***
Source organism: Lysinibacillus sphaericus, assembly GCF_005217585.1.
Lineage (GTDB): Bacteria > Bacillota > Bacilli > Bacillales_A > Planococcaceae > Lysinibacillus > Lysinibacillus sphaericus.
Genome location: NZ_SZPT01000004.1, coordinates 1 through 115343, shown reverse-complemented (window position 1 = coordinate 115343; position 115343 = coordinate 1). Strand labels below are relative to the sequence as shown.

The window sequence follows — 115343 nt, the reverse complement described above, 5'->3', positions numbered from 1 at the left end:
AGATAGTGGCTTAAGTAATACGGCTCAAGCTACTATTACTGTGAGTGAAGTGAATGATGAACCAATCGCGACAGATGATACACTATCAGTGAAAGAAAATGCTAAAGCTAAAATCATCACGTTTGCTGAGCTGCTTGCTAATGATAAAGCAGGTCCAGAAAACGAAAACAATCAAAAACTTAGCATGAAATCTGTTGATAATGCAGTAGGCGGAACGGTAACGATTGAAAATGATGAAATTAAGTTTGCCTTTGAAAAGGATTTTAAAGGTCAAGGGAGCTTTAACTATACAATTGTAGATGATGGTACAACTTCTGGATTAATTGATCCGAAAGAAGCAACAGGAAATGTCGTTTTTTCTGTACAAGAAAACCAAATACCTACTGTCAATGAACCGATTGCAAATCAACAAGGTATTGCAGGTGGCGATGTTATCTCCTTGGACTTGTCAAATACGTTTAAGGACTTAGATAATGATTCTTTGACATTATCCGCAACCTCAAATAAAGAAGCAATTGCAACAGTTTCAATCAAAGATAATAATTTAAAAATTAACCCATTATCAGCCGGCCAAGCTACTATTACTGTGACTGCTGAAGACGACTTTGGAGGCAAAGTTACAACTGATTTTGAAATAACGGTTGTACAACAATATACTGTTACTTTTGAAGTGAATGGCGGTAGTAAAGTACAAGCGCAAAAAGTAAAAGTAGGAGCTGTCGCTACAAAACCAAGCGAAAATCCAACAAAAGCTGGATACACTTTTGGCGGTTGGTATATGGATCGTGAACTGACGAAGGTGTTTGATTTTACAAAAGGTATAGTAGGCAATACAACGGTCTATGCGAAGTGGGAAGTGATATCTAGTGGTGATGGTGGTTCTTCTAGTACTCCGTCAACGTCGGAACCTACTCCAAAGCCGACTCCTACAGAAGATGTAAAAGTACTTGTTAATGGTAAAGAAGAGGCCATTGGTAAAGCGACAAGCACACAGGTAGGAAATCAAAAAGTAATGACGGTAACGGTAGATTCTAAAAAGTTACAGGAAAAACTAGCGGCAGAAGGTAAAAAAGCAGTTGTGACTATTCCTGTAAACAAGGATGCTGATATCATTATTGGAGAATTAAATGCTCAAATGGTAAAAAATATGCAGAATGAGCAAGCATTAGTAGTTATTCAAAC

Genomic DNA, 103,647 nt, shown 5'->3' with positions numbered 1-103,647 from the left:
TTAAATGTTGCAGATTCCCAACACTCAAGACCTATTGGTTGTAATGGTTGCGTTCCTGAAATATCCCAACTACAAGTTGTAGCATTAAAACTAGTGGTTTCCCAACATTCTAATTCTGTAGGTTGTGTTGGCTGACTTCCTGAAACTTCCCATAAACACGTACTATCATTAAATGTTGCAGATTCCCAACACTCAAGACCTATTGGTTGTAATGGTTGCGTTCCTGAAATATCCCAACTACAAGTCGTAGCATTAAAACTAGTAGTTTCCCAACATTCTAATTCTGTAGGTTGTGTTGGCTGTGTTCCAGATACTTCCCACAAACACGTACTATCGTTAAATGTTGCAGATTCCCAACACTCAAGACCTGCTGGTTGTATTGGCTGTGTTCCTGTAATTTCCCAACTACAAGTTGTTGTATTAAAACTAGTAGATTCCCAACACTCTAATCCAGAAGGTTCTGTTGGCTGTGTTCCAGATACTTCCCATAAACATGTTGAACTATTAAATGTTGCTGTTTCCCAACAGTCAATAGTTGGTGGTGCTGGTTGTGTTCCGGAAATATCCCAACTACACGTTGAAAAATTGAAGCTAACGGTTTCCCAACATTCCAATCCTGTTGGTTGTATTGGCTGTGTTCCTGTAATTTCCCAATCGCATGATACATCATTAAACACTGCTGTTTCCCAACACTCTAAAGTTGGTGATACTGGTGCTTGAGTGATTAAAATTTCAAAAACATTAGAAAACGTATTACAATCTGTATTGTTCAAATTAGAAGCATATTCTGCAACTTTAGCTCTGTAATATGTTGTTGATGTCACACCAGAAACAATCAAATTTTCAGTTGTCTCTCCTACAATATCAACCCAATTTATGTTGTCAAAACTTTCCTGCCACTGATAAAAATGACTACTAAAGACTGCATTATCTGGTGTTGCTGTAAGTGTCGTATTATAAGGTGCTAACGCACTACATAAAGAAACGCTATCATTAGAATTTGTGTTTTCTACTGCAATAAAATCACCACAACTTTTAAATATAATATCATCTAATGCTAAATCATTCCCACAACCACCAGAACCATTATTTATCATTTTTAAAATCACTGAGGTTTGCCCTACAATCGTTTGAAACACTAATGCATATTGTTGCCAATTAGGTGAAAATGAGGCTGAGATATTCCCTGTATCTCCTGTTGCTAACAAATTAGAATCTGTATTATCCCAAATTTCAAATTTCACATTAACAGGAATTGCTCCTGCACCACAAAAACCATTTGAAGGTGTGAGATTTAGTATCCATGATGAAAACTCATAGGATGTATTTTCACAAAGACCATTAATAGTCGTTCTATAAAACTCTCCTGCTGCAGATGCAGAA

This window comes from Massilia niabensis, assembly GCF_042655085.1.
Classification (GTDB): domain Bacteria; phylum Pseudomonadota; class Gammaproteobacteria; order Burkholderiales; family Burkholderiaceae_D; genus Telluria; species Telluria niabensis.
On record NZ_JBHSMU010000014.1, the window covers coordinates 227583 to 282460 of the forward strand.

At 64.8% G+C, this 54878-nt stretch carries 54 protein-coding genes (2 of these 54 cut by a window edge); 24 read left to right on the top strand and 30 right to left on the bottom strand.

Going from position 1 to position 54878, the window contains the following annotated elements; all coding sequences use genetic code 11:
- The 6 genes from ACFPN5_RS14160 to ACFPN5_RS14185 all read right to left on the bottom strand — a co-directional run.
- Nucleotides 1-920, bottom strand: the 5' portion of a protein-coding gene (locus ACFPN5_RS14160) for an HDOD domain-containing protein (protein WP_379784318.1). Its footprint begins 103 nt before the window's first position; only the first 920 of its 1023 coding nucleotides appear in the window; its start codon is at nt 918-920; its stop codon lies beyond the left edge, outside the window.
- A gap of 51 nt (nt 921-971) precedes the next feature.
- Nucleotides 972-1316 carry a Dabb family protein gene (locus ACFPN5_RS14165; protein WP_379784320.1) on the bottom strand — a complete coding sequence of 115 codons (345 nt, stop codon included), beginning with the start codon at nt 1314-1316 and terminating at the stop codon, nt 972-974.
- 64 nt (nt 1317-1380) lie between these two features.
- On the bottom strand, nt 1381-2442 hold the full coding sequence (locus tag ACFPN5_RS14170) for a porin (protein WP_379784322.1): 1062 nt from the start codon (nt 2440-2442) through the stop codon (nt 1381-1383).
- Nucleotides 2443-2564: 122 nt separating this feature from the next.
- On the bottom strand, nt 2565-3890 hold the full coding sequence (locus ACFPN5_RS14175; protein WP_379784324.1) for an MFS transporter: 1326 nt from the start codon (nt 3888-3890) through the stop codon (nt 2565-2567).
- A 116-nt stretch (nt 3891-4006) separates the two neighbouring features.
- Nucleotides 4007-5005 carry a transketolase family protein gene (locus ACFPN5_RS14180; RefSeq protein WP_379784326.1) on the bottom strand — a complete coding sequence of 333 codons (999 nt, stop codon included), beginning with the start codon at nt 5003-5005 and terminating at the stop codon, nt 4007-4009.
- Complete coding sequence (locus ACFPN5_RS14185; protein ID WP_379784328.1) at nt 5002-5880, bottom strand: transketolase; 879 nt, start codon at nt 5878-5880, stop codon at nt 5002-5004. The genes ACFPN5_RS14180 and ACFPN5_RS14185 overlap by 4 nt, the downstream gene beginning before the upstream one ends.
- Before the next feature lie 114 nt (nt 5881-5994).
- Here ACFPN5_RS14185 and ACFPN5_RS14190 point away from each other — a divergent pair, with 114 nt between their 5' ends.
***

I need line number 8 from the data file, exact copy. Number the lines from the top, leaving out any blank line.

This window comes from Massilia niabensis, assembly GCF_042655085.1.